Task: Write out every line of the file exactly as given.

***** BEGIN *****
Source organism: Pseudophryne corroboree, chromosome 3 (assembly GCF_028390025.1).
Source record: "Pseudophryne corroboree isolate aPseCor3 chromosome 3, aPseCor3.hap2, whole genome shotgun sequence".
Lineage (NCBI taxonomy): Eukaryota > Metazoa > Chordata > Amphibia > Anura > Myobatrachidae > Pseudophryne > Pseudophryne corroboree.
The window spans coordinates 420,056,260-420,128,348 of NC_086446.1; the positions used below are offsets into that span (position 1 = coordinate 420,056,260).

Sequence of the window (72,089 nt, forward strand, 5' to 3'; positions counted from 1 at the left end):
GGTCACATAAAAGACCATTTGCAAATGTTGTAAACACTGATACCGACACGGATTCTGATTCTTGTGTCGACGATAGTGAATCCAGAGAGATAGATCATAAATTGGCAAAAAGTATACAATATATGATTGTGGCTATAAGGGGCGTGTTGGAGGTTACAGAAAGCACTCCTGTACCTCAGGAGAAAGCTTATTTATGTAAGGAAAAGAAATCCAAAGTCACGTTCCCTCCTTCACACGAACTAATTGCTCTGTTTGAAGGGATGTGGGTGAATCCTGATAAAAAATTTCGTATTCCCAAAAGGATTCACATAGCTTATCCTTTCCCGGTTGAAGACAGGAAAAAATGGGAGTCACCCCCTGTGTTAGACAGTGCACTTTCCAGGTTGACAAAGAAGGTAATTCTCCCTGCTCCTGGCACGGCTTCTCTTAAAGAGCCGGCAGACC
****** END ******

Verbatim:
Source organism: Pseudophryne corroboree, chromosome 3 (assembly GCF_028390025.1).
Source record: "Pseudophryne corroboree isolate aPseCor3 chromosome 3, aPseCor3.hap2, whole genome shotgun sequence".
Lineage (NCBI taxonomy): Eukaryota > Metazoa > Chordata > Amphibia > Anura > Myobatrachidae > Pseudophryne > Pseudophryne corroboree.
The window spans coordinates 420,056,260-420,128,348 of NC_086446.1; the positions used below are offsets into that span (position 1 = coordinate 420,056,260).

Sequence of the window (72,089 nt, forward strand, 5' to 3'; positions counted from 1 at the left end):
GGTCACATAAAAGACCATTTGCAAATGTTGTAAACACTGATACCGACACGGATTCTGATTCTTGTGTCGACGATAGTGAATCCAGAGAGATAGATCATAAATTGGCAAAAAGTATACAATATATGATTGTGGCTATAAGGGGCGTGTTGGAGGTTACAGAAAGCACTCCTGTACCTCAGGAGAAAGCTTATTTATGTAAGGAAAAGAAATCCAAAGTCACGTTCCCTCCTTCACACGAACTAATTGCTCTGTTTGAAGGGATGTGGGTGAATCCTGATAAAAAATTTCGTATTCCCAAAAGGATTCACATAGCTTATCCTTTCCCGGTTGAAGACAGGAAAAAATGGGAGTCACCCCCTGTGTTAGACAGTGCACTTTCCAGGTTGACAAAGAAGGTAATTCTCCCTGCTCCTGGCACGGCTTCTCTTAAAGAGCCGGCAGACC